Bono, a musical artist so successful his band once forced one of their albums upon unsuspecting iTunes users unasked, graced the cover of Rolling Stone for what I assume is the eleventy billionth time this week to discuss his career, health, and, naturally, Donald Trump. Somewhere amid all this, Bono started talking about his children’s relationship with music, and he dropped this little nugget:
I think music has gotten very girly. And there are some good things about that, but hip-hop is the only place for young male anger at the moment – and that’s not good.
Turns out, in Bono’s world, a rock-and-roll revolution is “around the corner,” all because (ostensibly white) teenaged boys don’t have enough of a modern outlet for their male rage, since it isn’t sufficient just to lay claim to Nirvana, Led Zeppelin, The Beatles, Guns ‘n Roses, Pearl Jam, Black Sabbath, The Who, The Rolling Stones, Metallica, Tom Petty & the Heartbreakers, Pink Floyd, the Ramones, The Clash, Van Halen, the Sex Pistols, Talking Heads, Bob Dylan, the Velvet Underground, the Doors, Iggy Pop, Aerosmith, David Bowie, Van Halen, Elvis Presley, Bruce Springsteen, Crosby, Stills & Nash, The Cure, Frank Zappa—I could go on (and on, and on, and on, and on), but I won’t.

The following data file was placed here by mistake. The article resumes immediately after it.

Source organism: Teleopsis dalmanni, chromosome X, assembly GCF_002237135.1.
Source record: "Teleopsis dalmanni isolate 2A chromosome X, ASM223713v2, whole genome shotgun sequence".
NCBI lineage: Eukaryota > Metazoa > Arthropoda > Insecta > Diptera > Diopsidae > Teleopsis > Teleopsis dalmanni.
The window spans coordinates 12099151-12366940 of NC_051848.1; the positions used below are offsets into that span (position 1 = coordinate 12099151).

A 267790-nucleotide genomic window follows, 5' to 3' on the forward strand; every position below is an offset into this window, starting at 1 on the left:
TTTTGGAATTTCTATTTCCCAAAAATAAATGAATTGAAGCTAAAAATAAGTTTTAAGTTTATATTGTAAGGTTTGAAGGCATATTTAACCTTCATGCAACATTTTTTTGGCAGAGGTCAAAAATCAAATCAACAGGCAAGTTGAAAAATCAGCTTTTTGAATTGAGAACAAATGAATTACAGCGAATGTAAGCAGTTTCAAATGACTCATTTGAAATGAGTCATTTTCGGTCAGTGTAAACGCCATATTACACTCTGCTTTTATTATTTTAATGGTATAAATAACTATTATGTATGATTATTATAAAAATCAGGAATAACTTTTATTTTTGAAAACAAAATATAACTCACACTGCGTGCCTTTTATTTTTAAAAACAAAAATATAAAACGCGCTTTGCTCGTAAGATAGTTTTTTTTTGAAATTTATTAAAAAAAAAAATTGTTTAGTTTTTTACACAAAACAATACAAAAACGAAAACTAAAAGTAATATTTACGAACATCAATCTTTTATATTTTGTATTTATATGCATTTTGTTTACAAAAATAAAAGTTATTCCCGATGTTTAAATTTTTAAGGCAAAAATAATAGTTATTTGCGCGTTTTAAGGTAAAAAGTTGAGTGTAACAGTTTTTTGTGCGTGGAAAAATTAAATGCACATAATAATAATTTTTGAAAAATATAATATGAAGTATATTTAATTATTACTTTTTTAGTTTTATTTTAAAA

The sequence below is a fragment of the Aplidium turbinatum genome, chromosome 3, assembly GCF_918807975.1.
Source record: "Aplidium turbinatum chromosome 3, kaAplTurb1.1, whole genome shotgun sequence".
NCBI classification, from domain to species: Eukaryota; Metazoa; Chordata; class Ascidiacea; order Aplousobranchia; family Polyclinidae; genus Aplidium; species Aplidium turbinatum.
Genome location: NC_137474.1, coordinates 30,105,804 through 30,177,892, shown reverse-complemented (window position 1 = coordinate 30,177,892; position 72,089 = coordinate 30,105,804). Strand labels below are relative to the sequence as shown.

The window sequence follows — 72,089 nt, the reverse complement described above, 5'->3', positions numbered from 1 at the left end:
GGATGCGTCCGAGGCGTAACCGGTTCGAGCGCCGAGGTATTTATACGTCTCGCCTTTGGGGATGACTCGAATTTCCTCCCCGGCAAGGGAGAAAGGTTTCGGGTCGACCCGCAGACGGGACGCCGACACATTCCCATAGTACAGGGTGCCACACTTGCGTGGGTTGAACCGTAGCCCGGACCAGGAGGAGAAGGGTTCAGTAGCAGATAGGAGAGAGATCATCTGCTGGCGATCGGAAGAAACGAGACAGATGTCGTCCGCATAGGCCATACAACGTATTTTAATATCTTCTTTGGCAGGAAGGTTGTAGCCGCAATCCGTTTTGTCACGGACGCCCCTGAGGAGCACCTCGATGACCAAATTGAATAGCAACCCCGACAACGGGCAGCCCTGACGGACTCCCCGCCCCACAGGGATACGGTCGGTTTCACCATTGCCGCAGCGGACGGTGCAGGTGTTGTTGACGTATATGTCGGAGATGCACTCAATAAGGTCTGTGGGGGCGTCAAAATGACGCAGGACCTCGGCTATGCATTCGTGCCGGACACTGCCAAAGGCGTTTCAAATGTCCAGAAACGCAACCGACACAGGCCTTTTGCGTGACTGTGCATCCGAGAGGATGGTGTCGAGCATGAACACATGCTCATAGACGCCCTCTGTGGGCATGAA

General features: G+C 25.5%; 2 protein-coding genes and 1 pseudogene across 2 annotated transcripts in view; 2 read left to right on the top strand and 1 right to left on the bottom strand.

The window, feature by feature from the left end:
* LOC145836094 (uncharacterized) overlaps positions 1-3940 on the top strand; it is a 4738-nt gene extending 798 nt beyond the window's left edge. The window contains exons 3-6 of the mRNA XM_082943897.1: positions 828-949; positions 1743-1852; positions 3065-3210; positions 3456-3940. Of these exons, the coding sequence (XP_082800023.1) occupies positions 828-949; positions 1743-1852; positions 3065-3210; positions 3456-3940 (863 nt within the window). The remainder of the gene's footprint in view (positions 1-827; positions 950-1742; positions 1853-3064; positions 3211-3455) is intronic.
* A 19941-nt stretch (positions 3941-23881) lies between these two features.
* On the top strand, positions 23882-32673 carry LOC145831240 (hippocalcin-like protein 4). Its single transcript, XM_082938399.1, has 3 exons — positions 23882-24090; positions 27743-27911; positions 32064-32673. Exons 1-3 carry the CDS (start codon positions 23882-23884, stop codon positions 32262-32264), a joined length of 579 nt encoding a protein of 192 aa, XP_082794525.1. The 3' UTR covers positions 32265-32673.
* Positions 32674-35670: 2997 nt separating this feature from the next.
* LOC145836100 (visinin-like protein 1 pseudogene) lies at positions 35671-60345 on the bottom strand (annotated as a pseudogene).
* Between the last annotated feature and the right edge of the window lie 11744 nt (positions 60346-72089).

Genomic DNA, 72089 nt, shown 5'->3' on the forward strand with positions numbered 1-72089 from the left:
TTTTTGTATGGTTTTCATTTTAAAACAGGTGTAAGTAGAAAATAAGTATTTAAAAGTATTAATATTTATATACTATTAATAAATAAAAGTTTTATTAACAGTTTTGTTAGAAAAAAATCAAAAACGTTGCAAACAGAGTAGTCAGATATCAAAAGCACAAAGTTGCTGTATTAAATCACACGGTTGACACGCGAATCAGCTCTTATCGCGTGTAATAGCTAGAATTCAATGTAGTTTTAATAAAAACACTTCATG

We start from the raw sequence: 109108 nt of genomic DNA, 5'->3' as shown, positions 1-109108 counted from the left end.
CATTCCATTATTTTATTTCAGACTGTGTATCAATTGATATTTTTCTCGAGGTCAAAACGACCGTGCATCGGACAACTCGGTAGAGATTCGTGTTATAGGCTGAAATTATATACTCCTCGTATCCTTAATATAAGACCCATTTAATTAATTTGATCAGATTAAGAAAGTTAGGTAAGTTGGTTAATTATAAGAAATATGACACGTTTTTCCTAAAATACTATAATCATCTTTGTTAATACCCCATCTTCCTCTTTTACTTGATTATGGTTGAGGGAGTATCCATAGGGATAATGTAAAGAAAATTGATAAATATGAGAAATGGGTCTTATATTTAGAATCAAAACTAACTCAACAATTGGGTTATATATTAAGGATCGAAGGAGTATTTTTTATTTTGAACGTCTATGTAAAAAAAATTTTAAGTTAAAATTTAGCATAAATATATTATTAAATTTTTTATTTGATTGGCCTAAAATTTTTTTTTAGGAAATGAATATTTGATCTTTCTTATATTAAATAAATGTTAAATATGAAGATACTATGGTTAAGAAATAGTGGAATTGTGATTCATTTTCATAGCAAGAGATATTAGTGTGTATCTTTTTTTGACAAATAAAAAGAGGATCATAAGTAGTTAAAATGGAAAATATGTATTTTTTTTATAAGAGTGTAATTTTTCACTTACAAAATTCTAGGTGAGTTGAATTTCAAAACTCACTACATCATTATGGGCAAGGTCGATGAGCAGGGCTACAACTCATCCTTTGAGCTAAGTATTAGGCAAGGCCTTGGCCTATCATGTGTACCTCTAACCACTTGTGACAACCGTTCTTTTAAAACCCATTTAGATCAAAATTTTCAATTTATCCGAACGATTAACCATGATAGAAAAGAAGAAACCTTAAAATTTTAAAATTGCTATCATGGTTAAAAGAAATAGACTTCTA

But in 2017, female artists have been permitted to grace the charts, and though Bono acknowledges there are “some good things” about seeing women thrive, Beyoncé’s musical ascent has in his estimation left the men with naught but one popular genre to dominate, even though nine out of 10 of the top tracks on Billboard’s Hot Rock Songs chart this week were released by male artists/bands.
“In the end, what is rock & roll? Rage is at the heart of it,” Bono told Rolling Stone, adding, “Some great rock & roll tends to have that, which is why the Who were such a great band. Or Pearl Jam. Eddie has that rage.” Today’s (white) men, though, reportedly have no music to call their own, and are therefore relegated only to releasing their rage at being the least oppressed members of society via mediums like film, television, national lawmaking, company CEOing, and Twitter-threading. To name a few.